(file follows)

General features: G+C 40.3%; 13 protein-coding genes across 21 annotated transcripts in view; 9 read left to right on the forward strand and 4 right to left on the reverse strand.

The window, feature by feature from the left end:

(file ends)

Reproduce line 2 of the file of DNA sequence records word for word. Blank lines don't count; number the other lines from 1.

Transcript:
The window, feature by feature from the left end: